Mount Taylor to Cuba, NM
The Cibola National Forest is by far one of my favorite sections of New Mexico. It beholds a beauty unlike anything else, an ancient seabed of sorts that expresses depth and texture of immeasurable greatness. Within the canyons, the earth is more sculptural than anything else. Sandstone rock formations mystify a hiker’s eyes as precariously balanced sandstone boulders lay atop cliffs. The colors are vibrant, the texture intense. It’s a beautiful place to visit.
I spent most of my days solo through here with the exception of one couple, Walkabout and Yeti. They reside in Colorado half the year, Australia the other. They are best friends, and having met on the Grand Canyon many years ago. Having attended my talk at REI Denver in January, their website was inspired by my own. It’s called Loveonthetrail.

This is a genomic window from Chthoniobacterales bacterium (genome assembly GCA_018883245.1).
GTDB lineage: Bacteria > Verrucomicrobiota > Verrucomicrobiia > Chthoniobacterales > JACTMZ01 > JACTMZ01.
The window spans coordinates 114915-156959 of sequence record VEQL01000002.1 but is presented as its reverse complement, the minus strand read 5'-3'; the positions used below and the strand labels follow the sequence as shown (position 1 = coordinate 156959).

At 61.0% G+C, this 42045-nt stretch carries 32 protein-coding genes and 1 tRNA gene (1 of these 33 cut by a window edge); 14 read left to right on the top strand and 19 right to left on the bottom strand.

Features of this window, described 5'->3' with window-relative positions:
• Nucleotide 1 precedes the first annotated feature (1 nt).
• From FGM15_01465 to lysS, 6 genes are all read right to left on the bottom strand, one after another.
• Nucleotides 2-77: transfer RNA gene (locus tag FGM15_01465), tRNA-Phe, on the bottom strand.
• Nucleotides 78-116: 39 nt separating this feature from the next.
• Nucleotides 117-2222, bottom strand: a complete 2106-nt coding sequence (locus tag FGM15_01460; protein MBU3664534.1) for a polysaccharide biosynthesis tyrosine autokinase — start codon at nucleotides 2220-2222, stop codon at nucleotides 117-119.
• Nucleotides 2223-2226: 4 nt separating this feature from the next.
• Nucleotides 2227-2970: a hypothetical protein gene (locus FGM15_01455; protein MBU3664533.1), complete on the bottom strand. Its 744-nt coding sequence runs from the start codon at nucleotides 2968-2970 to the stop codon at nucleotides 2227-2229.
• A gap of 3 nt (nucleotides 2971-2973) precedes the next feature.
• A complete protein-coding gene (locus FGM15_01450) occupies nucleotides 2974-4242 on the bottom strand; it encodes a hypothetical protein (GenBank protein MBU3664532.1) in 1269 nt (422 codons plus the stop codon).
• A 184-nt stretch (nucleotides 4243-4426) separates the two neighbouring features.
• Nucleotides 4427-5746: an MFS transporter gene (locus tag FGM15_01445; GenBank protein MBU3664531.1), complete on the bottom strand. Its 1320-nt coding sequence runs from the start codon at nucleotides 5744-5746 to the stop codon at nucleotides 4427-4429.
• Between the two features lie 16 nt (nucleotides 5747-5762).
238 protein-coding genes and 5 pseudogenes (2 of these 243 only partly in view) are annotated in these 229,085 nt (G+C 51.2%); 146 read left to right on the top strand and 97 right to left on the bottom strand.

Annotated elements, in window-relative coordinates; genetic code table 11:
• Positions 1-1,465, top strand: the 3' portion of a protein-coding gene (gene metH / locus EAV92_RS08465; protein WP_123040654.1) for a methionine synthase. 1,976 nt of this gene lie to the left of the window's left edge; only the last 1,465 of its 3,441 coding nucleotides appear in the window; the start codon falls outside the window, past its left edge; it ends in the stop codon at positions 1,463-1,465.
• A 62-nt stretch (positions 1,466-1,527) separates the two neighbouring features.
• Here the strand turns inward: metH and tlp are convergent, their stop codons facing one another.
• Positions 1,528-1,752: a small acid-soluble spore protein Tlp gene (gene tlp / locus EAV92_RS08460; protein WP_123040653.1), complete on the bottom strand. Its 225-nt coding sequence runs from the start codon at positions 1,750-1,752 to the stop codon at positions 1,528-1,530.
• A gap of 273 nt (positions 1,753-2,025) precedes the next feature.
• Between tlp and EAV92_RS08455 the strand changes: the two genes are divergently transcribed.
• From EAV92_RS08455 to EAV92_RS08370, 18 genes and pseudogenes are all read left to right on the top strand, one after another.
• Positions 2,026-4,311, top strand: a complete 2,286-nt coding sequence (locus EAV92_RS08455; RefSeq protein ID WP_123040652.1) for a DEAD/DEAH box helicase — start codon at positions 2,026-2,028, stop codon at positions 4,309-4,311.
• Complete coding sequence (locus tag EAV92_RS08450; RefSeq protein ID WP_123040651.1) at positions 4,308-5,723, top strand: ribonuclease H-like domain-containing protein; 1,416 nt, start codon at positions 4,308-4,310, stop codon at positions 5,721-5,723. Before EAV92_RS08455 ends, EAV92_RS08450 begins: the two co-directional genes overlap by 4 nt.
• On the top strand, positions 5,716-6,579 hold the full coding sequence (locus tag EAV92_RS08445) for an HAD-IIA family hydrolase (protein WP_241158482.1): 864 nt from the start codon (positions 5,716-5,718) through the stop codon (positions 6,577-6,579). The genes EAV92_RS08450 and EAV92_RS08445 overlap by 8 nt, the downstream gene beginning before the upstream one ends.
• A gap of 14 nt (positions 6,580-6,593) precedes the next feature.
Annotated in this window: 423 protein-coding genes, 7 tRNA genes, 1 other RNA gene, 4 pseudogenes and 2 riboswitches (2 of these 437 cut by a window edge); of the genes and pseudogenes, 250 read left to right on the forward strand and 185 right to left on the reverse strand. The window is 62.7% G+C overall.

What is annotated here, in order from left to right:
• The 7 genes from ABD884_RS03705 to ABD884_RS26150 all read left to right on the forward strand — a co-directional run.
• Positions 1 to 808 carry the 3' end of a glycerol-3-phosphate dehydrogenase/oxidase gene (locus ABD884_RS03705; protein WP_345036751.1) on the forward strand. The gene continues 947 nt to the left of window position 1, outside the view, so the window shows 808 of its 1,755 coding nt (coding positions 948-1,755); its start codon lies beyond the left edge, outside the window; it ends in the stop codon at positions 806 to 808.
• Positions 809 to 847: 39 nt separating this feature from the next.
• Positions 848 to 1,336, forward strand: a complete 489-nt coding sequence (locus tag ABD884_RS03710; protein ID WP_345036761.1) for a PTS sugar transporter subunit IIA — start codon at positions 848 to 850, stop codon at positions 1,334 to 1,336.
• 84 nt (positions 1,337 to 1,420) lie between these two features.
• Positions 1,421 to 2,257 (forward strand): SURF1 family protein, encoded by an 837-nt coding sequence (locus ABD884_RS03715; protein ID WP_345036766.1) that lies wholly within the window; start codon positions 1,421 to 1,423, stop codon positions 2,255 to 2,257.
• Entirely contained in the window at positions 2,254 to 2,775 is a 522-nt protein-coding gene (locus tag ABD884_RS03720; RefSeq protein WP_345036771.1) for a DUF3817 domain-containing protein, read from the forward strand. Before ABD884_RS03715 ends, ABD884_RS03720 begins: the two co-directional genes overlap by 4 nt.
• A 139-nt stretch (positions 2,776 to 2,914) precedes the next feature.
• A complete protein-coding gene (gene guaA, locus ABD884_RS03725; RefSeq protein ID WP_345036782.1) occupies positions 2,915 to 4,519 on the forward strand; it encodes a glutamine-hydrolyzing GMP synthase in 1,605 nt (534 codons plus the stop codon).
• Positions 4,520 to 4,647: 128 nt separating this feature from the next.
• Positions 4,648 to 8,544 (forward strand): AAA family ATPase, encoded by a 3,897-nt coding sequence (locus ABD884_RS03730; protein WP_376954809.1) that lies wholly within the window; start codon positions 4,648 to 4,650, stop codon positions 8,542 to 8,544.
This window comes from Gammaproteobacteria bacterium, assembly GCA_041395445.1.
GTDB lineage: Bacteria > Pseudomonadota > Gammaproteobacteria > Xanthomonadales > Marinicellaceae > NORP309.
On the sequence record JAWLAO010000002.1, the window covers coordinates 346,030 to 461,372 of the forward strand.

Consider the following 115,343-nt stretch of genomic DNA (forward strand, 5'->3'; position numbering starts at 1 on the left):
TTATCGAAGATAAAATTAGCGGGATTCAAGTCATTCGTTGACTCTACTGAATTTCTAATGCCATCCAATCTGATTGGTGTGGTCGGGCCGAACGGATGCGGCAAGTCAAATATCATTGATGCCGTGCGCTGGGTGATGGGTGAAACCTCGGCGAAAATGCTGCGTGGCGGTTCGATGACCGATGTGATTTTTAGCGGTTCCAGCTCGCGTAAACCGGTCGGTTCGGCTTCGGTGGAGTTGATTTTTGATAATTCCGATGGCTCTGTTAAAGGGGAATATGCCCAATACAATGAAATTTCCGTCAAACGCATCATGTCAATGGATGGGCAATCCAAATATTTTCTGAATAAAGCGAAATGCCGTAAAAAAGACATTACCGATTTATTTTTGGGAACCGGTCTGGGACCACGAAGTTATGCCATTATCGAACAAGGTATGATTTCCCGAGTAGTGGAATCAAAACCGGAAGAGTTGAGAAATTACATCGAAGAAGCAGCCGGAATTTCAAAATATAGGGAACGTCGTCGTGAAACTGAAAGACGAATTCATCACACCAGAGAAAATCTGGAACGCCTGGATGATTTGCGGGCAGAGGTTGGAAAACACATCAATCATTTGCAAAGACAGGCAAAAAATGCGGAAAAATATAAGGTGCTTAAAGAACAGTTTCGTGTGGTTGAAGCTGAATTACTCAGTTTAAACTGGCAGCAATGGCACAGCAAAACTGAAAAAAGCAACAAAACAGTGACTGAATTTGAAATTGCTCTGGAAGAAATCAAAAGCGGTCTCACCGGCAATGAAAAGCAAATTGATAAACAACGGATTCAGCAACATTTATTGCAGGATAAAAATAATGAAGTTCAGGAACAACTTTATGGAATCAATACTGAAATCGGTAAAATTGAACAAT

Although no other humans may have been near, my attention was captured by a dozen uniquely colored lizards, plenty of birds, jack rabbits and several herds of cattle. One night, while camped along the rim of a beautiful mesa, an elk woke me at 3am. It had walked within feet of my cowgirl camp, and after instinct caused me to shriek in alarm, it ran off along the rim, it’s hooves clicking against the sandstone rock. Then, in disgust, it snorted at me.
As for water, I carried 3 to 4 liters for 15 to 20 mile waterless segments. The weather has been sunny, but fortunately not blazing hot. I tanked up at the springs, and hiked into the evening. Most mornings I’m on trail by 6:15am and I usually don’t stop until just after 8pm. They are long days, but the effort will inevitably always see reward.